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Daphne Todd Wins BP Portrait Award 2010 for Her Painting of Her Dead Mother
A painting of London's Mayor Boris Johnson by artist Helen Masacz displayed, during an exhibition of paintings in oil, tempera or acrylic, part of the annual Portrait Award, in central London's National Portrait Gallery, Wednesday June 23, 2010. AP Photo/Lefteris Pitarakis.
LONDON.- The winner of the BP Portrait Award 2010 was announced at the National Portrait Gallery. In a record-breaking year for entries, the prestigious first prize was won by 63-year-old artist Daphne Todd. Her winning portrait, Last Portrait of Mother, is a devotional study of her dead mother.

Daphne Todd wins £25,000 and a commission, at the National Portrait Gallery Trustees' discretion, worth £4,000. The portrait can be seen at the National Portrait Gallery from Thursday 24 June when the BP Portrait Award 2010 exhibition opens to the public.

The second prize of £8,000 went to Michael Gaskell for Harry and the third prize of £6,000 to David Eichenberg for Tim II.

There was, also for the third time, the BP Young Artist Award of £5,000 for the work of an entrant aged between 18 and 30. This has been won by Elizabeth McDonald for Don't Be Too Serious (Camillo Paravicini).

First Prize: Daphne Todd (27.03.47) for Last portrait of Mother (oil on wooden panels, 650mm x 920mm)
Daphne Todd, from East Sussex, has been selected for the BP Portrait Award exhibition for the third time. This is her first BP shortlisted portrait (though she won second prize in the Gallery's Portrait Award in 1984.) She attended the Slade School of Fine Art and was the first woman president of the Royal Society of Portrait Painters. She has chosen to portray her mother Annie Mary Todd on her death bed and thereby to create a devotional study. Daphne says her mother, who had just celebrated her 100th birthday having lived with the artist for her last 14 years, had given permission for her daughter to paint her.

Second Prize: Michael Gaskell (18.08.63) for Harry (egg tempura on wooden board, 290mm x 205mm)
Gaskell, who has exhibited throughout Britain and was second prize winner at last year's BP Portrait Award is an artist from Sheffield, recently relocated to Leicester, who only got to know his sitter, Harry, when he agreed to sit for him. Having seen the sitter whilst he was out shopping with his family, Michael was persuaded to approach him by his wife. In the resulting portrait which was completed in a short burst of intense work over the winter of 2009-10, Gaskell tried to evoke a sense of what had drawn him to Harry, but he hopes that the image is also informed by what he gained from hearing about the sitter's experiences and aspirations.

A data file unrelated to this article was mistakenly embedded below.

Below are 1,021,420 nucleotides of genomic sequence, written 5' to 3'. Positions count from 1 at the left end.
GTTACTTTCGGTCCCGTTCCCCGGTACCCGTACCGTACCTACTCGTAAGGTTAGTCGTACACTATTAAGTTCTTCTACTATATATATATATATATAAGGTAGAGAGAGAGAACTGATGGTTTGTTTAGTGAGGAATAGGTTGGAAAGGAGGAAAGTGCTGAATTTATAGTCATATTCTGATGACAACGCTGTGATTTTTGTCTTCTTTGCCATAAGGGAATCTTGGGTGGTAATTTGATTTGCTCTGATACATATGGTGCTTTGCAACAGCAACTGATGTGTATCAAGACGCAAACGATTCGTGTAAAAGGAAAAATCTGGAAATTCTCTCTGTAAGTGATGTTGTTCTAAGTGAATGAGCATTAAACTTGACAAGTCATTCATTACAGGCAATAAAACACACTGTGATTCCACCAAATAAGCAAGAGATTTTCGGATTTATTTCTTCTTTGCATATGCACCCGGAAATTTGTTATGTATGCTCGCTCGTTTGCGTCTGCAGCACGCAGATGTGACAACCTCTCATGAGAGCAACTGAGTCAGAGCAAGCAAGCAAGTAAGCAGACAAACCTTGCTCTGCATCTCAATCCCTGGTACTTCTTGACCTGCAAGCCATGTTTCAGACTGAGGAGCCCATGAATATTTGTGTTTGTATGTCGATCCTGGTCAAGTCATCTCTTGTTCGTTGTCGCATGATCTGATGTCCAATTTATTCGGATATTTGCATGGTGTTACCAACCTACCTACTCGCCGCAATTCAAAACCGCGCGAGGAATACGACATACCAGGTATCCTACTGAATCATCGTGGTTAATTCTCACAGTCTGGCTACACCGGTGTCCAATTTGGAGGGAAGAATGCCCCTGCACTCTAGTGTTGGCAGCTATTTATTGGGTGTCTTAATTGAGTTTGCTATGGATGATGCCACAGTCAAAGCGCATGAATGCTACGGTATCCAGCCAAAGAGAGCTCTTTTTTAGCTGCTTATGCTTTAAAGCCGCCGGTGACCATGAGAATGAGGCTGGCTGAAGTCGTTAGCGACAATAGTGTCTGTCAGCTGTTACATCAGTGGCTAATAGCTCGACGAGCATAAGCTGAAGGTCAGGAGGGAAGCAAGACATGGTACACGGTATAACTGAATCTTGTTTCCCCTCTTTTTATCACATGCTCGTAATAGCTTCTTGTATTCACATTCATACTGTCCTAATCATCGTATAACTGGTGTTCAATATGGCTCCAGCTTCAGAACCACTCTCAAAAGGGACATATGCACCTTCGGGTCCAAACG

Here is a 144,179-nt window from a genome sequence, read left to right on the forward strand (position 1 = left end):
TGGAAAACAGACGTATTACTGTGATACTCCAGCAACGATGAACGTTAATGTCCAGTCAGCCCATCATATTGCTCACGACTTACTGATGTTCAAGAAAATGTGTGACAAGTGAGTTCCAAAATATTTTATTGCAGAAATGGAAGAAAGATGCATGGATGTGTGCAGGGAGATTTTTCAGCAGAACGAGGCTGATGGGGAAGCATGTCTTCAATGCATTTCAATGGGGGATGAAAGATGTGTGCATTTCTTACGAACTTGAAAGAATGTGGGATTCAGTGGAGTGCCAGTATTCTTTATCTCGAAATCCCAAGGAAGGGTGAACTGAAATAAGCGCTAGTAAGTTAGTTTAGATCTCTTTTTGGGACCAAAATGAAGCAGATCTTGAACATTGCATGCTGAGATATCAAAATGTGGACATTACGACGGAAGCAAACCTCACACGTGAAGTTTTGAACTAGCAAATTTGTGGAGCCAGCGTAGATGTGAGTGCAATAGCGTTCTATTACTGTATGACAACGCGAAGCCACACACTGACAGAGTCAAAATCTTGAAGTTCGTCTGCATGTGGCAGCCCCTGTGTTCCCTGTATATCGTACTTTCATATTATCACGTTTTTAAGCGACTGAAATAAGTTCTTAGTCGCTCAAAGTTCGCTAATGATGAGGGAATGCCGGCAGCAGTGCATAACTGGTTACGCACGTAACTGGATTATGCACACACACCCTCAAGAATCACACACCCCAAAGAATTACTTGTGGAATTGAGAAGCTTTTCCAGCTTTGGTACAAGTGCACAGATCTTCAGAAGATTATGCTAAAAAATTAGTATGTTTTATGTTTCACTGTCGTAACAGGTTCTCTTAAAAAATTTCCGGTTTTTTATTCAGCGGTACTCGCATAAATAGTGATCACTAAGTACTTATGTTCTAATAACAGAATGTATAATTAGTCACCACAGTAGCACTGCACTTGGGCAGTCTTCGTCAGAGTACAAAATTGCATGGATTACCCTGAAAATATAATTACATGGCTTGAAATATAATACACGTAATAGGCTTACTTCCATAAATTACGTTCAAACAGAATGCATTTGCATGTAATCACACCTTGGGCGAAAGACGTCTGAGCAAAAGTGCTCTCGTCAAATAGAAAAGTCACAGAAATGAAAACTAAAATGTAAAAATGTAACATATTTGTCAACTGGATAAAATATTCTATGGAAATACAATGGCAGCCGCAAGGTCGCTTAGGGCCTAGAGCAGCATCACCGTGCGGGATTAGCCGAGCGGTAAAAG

Third Prize: David Eichenberg (21.03.72) for Tim II (oil on 337 mm x 324mm)
David Eichenberg studied art at the University of Toledo in his home town. While he has exhibited throughout the United States, this is his first BP exhibited work. His portrait shows his friend, the sculptor Timothy A. Stover, seated at a metal bandsaw in the fabrication shop in which he works, located directly below the artist's studio in an old warehouse in Toledo, Ohio. The artist wanted the painting to read like a work by Holbein, where every item in the portrait represents an aspect of the sitter such as the highlighted shape on the wall representing a map of Ohio, where Tim was born and living at the time of the sitting.

Young Artist Award: Elizabeth McDonald (12.03.85) for Don't Be Too Serious (Camillo Paravicini) (oil on canvas, 635mm x 432mm)
Elizabeth McDonald painted her portrait of her friend and fellow artist, Camillo Paravicini, in his studio in her home city of Glasgow. While they worked in the same building, in neighbouring studios, the two artists hardly knew each other. She says while the clothing Camillo wears in the portrait - a black jacket and tie and black rimmed glasses - is similar to that which he would normally wear, his posture was staged to accentuate the tension between youth and maturity. ‘Through the sittings, and getting to know Camillo,' she says, ‘I not only found myself examining his personal style but looking closer at other aspects of his personality. Perhaps most intriguingly, I began to see simultaneously the boy in the young man and the older professional gentleman the young man could become.'

BP TRAVEL AWARD 2010 AND 2009
In addition, The BP Travel Award 2010 winner was also announced last night. The BP Travel Award is an annual award of £5,000, to allow artists to experience working in a different environment on a project related to portraiture. It is open to applications from any of the BP Portrait Award-exhibited artists.

This year Paul Beel wins for his proposal to paint a large-scale, plein-air group portrait of figures on a secluded Corfu nudist beach. American artist Paul Beel, who now lives in Florence, Italy, has always wanted to return to the beach since he visited it eleven years ago with his wife on their honeymoon. He receives a bursary of £5,000 to travel to Corfu and paint the 2 x 4 metre canvas (or canvas triptych) portrait for display in next year's BP Portrait Award exhibition.

The work of the BP Travel Award 2009 winner Isobel Peachey is on display at this year's exhibition. She won for her proposal to travel to Belgium and Switzerland to sketch and paint portraits of those taking part in historical re-enactments. She visited The Company of Saynt George, a Swiss group re-enacting the history of a small artillery company from the 15th Century at the Castle of Lenzburg, near Zurich, and The Napoleonic Association who portray the life of a military encampment near Antwerp in Belgium.


National Portrait Gallery | Daphne Todd | BP Portrait Award 2010 |




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